Sunday, August 8, 2010

I'd Rather Be Fishing

Those bumper stickers always make me smile.  I'd rather be fishing or biking or dancing or quilting or whatever.  The list is endless.

Monday is notarious for people "rathering" to do almost anything than going back to work after the weekend.  Even though I'm retired now, I still remember those days.  To be honest, I liked going to work so Mondays never bothered me.  Nor was I a big partier, so I didn't have to deal with hangovers.  But I know I was the exception to the rule.

One sticker says "I'd rather be digging my grave" and that got me thinking.  Why is it that we'd almost always rather be doing something different than what we're doing right now?  Or why are we often thinking about something fun we did back then...or will do this weekend or 4 weeks/months/years from now?  I'm not sure it's just about the grass-being-greener thing.  I think it's about a very human condition:  we tend to live in the future or the past but seldom in the NOW.  It takes a lot of work.

There's much written on the subject, of course (Eckhart Tolle's
The Power of Now being one of the best), and sometimes "incidents" remind us to just enjoy what we have right now.  Astrid heard the other day, for instance, about a previous neighbor who suddenly keeled over and died at age 56.  I wonder if he was enjoying life before that moment or if he had things on his back burner for another day that will now never come.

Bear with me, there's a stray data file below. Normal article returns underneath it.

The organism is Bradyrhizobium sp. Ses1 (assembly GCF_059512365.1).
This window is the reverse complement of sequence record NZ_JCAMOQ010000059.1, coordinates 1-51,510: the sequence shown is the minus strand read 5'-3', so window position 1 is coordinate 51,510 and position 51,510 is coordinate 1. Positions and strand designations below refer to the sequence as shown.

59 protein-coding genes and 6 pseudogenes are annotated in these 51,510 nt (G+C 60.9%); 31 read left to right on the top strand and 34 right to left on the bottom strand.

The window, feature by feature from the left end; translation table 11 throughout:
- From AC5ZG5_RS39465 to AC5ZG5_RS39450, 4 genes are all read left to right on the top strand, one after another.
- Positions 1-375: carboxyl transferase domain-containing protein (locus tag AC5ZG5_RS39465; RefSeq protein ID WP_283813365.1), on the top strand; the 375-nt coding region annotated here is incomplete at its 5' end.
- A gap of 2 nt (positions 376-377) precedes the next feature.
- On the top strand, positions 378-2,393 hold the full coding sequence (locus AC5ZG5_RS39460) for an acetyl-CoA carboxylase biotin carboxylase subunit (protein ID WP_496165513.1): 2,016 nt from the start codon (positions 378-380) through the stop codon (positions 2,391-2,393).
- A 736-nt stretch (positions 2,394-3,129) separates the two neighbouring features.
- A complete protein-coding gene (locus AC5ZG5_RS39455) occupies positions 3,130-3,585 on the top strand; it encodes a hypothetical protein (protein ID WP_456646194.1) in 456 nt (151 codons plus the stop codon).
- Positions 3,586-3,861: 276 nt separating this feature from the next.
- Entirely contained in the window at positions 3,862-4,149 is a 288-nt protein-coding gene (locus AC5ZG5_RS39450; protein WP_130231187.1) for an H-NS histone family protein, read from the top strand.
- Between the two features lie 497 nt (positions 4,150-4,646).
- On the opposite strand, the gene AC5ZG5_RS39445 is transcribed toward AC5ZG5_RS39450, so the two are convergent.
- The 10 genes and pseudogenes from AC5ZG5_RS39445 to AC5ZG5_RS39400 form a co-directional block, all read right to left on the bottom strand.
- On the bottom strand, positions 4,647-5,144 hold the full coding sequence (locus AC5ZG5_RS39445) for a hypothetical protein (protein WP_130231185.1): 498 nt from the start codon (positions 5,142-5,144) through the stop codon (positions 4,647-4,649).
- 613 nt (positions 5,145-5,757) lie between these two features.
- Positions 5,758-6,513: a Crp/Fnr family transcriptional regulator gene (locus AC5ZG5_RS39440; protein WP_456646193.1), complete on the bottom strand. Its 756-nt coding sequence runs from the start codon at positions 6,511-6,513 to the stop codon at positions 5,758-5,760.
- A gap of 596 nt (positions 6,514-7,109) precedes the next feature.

Maybe I'm talking about two things:  enjoying what's happening right now (even if it's Monday morning at work) AND making the things we enjoy happen now instead of who knows when.  But why is either so hard?

Surely there are sticking points beyond our control.  Our hands are tied.  We have responsibility, health and money issues.  Some things will simply never happen and we all know it.  And so we brainwash ourselves into thinking we are stuck and things will never change.  Our now becomes ho-hum or, for some, downright miserable.

Some people have more fire under them than others and are the go-getters we watch and marvel at.  They seem to have an easy time of making things happen.  But that's probably not true.  We may never know the blood, sweat and tears that got them to where they are now.  All we know is our story and how trapped or in a rut we can feel.  If the cycle never breaks, it can be truly depressing.

We saw the above little girl the other weekend while driving out in the countryside here in The Netherlands not far from home...and I saw myself in her.  My body is getting older and less capable but that Child is bouncing around like a ping-pong ball inside of me, often pestering me with "C'mon.  Let's go fishing!"

And why not?  Let's just go do it.  Let's enjoy the work on our plate, do the dishes with a smile on our face and...then go fishing.  Have our cake and eat it, too.  Little rewards after the odd jobs of my retired life, waiting for the out-n-about weekend after Astrid has worked her tail off all week.  Okay, it's Monday.  How many more days till Friday, did you say?  It sure beats the digging-my-grave alternative!

[Did you see Toni and Marcie's
V2V post on Saturday?  Marcie's little boy and my little girl are fishing buddies!  :) ] 

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